Honey bees are native to Africa, Europe, and Asia, along with continental islands such as Japan, the Philippines, Taiwan, and much of the Indonesian archipelago. Previously unknown in the New World, they were carried on board Spanish galleons from Europe to Mexico's central plateau early in the 16th century. As colonies' reproductive swarms left, descendants of these bees migrated northward toward the United States. A typical book on beekeeping lore states that honey bees were independently introduced into the Virginia colonies from England sometime between 1621 and 1638.
Early accounts indicate that these early bee immigrants were colonizing new territory at the rate of at least 50 miles per year, moving westward across the United States even without being transported by man. Records left by Thomas Jefferson and others inform us that the advancing bee front was often 100 to 200 miles ahead of civilized outposts.
A common Native American expression for honey bees, "white man's flies," used by the Cherokee and other indigenous cultures, is attributed to John Elliot, who was translating the Bible into Indian dialects and discovered that these peoples had no words for honey or wax. Some tribes, such as the Cherokee in Georgia, quickly adapted to raiding wild bee nests for the liquid gold sweets they contained.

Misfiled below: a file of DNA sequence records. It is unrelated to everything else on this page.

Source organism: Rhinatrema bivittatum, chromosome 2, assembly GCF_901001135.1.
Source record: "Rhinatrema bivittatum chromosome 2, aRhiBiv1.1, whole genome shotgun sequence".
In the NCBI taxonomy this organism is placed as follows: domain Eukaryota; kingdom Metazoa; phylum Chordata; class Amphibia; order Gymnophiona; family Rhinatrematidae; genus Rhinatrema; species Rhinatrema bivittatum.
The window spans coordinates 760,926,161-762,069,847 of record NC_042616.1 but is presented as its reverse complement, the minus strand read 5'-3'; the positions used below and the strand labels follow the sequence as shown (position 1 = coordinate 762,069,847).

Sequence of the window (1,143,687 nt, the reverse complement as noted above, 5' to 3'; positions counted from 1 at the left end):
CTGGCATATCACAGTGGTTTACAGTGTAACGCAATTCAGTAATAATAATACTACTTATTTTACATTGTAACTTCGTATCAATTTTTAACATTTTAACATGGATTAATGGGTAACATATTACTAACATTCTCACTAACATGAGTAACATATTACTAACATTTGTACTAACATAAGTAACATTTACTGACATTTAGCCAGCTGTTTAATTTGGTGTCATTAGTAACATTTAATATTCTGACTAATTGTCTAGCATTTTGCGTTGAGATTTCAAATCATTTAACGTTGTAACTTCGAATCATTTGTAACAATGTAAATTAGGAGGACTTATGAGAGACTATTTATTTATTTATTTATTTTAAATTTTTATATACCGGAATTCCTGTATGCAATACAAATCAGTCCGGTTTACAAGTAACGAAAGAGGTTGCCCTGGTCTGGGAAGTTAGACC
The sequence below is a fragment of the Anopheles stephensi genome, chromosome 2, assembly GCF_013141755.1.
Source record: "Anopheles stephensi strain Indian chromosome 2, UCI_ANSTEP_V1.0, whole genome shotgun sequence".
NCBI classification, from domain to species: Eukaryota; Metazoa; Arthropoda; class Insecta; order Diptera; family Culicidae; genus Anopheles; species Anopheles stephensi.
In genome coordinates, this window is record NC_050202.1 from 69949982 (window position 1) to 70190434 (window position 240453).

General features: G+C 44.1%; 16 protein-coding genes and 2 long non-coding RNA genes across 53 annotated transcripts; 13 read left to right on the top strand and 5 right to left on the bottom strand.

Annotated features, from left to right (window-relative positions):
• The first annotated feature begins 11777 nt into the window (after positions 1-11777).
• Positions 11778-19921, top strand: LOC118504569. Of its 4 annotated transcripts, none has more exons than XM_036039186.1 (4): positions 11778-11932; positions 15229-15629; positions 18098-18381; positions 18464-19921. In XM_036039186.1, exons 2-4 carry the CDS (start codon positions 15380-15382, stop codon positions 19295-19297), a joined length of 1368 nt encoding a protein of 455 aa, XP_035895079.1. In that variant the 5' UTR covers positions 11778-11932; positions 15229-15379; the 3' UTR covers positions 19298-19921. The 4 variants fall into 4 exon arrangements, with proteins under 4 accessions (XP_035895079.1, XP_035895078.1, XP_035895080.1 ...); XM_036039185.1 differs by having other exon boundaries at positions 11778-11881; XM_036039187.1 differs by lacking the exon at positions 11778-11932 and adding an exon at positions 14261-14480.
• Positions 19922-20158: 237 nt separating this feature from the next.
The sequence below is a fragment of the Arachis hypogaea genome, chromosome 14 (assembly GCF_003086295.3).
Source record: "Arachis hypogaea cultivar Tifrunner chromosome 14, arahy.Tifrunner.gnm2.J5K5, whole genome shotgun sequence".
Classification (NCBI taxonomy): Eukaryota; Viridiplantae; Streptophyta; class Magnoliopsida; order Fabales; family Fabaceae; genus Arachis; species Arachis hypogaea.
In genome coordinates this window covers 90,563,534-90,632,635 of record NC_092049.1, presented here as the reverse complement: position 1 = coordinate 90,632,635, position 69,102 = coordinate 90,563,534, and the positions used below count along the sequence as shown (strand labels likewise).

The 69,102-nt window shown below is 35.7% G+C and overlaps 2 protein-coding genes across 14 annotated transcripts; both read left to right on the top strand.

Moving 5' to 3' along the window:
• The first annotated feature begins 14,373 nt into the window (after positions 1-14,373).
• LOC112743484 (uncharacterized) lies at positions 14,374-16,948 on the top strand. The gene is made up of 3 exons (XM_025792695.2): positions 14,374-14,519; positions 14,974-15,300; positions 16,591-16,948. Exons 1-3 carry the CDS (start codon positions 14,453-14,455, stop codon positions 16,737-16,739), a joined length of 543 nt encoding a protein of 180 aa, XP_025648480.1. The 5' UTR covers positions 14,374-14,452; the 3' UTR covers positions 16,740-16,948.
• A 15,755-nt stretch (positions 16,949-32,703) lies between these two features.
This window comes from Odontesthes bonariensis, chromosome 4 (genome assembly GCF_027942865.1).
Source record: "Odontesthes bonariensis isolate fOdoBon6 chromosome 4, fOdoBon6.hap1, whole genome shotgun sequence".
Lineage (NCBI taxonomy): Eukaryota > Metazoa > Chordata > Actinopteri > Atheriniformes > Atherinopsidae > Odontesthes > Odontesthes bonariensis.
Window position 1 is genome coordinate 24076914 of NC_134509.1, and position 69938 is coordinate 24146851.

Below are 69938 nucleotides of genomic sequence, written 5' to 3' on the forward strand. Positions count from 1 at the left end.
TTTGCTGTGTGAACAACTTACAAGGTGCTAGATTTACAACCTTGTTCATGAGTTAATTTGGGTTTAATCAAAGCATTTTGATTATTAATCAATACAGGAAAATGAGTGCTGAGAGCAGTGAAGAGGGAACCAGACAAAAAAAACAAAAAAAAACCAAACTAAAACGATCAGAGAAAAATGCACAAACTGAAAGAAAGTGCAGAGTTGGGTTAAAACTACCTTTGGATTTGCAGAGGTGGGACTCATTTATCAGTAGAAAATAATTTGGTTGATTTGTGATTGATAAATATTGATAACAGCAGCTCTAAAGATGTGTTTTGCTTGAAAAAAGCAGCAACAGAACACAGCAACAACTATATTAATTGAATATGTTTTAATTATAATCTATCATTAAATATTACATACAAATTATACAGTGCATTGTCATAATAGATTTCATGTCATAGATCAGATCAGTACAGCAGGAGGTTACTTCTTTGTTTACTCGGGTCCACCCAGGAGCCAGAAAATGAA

Individual colonies can house tens of thousands of bees. Colony activities are organized by complex communication between individuals, through both pheromones and the dance language. There are different types of bees in a honey bee hive: worker, drone and queen. Each has its own important roles and performs specific duties in a bee colony.
Queen BeeQueen bees can be recognized by her abdomen, which is usually smooth and elongated, extending well beyond her folded wings. Her function in the hive is one of production. She is normally the only reproductive female in the colony. Egg-laying begins in early spring, initiated when the first fresh pollen is brought home by the workers. Egg production will continue until fall, or as long as pollen is available. At the height of her productivity, the queen could lay as many as 2000 eggs each day. A queen bee can live for up to five years, but her period of usefulness rarely exceeds two or three years. Younger queens produce many more eggs, and older ones may produce excessive drones. Many beekeepers re-queen their colonies every year or two. Older queens are often superseded (replaced) by the workers without any assistance, or even knowledge, of the beekeeper. Good quality queens can be reared by an experienced beekeeper, but a beginner will usually do better to buy good queens from a reputable producer.